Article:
She heard a rustling sound coming from under the bed and she quickly scurried towards the center of the mattress, as far from its edge as she could get.

The sound of wood scraping against wood was telltale. Across the room the door to her closet moved ever so slightly. Panic welled up in Geena’s chest, making it difficult to breath.

“Please don’t,” she whispered, too afraid to seriously challenge them. Usually they listened to her, because they were her friends, they said. This time though, her mother had gone too far.

The shutters outside her window banged shut and the door to her room closed. Darkness overwhelmed Geena and she started trembling uncontrollably. She had talked to them many times but had only seen them come out twice. This was number three. Why wouldn’t they just go away?

A small hand emerged from under her bed, grasping the blankets as it hoisted itself unsteadily to its feet. An old wooden ventriloquists dummy stared across the rumpled sheets at her. Other toys crawled out of her closet and across the uneven floor.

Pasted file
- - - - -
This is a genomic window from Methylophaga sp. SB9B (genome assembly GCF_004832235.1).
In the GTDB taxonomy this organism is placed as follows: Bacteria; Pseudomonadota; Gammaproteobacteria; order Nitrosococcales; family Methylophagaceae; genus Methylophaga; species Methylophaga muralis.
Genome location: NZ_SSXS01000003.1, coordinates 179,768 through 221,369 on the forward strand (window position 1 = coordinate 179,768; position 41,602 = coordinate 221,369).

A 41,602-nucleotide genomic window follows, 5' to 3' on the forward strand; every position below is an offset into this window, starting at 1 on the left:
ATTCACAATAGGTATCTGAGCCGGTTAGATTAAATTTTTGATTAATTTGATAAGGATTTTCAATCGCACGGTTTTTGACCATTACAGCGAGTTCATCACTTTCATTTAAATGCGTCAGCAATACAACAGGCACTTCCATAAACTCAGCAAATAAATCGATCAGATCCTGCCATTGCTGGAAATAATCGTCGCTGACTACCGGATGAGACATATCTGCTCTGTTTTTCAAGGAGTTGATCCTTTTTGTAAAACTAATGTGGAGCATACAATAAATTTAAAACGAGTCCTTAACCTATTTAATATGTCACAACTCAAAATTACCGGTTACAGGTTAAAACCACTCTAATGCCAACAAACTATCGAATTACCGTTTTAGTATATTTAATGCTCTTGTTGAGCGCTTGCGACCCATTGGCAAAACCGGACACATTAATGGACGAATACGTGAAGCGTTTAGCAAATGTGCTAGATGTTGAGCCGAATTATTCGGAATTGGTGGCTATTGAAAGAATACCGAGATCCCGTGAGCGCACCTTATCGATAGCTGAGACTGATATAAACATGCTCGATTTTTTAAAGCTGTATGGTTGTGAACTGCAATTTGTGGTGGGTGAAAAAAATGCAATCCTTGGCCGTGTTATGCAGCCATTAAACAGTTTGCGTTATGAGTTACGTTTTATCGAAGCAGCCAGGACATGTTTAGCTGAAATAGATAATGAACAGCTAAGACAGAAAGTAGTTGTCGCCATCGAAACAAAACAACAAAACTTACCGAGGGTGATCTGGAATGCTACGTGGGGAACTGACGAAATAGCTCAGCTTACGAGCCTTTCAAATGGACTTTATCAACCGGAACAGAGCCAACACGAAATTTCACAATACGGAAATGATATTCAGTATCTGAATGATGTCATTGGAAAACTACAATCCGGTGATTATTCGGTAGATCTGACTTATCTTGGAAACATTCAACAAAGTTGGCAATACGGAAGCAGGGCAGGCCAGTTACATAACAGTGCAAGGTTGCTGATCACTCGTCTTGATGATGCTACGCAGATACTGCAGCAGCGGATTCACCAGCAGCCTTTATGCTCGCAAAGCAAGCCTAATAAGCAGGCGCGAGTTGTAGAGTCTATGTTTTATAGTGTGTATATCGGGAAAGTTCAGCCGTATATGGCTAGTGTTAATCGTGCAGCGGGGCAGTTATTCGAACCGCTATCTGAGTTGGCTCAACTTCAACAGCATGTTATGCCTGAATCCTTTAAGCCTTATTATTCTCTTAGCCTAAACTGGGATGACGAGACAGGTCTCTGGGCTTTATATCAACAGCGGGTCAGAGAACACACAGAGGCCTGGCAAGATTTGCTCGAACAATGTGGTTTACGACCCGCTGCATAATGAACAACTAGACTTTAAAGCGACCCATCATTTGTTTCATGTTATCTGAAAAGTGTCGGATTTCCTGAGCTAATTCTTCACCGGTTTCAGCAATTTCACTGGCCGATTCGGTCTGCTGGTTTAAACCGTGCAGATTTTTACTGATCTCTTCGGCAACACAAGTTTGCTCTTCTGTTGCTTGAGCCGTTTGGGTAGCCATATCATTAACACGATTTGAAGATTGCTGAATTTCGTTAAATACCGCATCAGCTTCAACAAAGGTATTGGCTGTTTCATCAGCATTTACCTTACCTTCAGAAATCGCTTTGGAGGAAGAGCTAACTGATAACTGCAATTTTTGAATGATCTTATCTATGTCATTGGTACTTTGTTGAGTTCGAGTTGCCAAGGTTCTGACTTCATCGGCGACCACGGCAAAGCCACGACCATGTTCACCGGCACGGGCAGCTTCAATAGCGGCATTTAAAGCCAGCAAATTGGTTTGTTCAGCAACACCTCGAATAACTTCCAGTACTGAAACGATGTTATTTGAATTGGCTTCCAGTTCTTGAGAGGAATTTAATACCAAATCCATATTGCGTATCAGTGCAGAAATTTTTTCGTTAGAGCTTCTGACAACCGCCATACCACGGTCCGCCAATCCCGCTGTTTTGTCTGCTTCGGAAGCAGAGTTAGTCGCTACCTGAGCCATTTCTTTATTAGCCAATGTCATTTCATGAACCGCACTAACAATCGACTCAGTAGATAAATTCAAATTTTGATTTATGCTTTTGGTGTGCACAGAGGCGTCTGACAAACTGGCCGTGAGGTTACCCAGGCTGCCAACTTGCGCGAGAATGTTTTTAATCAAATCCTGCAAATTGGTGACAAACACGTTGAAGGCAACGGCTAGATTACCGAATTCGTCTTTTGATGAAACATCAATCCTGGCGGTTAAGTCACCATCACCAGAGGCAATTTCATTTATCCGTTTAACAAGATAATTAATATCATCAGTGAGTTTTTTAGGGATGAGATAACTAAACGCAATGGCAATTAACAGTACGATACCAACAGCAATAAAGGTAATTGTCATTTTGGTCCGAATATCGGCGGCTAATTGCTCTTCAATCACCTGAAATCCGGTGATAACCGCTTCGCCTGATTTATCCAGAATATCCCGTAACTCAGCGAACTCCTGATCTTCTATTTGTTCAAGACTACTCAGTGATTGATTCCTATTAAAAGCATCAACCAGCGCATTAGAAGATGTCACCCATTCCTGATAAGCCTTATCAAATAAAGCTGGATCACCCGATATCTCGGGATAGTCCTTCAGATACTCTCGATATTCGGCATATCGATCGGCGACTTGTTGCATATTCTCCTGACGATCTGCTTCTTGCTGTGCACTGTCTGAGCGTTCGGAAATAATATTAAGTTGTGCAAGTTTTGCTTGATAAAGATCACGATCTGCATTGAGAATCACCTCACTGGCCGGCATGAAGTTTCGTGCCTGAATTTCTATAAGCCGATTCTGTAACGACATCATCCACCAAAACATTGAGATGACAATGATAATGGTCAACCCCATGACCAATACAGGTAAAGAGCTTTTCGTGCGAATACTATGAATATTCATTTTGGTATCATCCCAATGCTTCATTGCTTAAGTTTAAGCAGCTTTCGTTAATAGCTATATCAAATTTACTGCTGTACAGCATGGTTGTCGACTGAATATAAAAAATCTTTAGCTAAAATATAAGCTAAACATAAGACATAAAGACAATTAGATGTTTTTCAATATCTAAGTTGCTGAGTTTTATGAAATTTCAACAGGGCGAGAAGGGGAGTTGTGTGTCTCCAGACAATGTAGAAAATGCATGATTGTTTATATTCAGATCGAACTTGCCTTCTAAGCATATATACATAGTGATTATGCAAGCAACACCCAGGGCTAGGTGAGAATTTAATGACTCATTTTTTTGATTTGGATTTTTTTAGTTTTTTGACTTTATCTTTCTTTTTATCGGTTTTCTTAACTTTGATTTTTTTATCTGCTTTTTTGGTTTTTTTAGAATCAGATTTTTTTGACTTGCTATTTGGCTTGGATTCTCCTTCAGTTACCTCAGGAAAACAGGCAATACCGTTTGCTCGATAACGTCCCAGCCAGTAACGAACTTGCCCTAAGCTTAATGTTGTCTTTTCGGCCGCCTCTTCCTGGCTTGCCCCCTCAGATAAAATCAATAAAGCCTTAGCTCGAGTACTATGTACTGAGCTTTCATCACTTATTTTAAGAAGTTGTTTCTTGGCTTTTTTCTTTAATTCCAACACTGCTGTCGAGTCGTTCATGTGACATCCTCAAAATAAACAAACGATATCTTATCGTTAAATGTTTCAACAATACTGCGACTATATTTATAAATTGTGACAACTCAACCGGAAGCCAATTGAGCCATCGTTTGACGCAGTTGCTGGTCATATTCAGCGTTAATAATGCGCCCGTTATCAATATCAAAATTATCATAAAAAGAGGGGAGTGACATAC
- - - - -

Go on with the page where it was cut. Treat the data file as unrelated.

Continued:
“She ain’t getting off this time.”

--------------------------------------------------------------------------
Words: 429

The Spark: I was at the local strip mall wherein my bank resides, taking care of bank stuff. There’s also a grocery store there and I was walking through its parking lot on my way home when I came rather close to a woman and her daughter (I’m assuming it was her daughter; looked about eight years old). She was being yelled at because she wanted to push the grocery cart. She kept insisting and finally grabbed hold of the handle and the mother smacked her across the head for it. Now, I don’t like children one bit, but I think the violence was totally unnecessary and, upon seeing this, I knew I had my inspiration. I decided to let the kid have her revenge. It’s a little macabre but hey, when did that become a bad thing? Incidentally, I was afraid of ventriloquist dummies as a child, thanks to those Goosebumps childrens books.

Jacquin
July 4th, 2005, 03:43 PM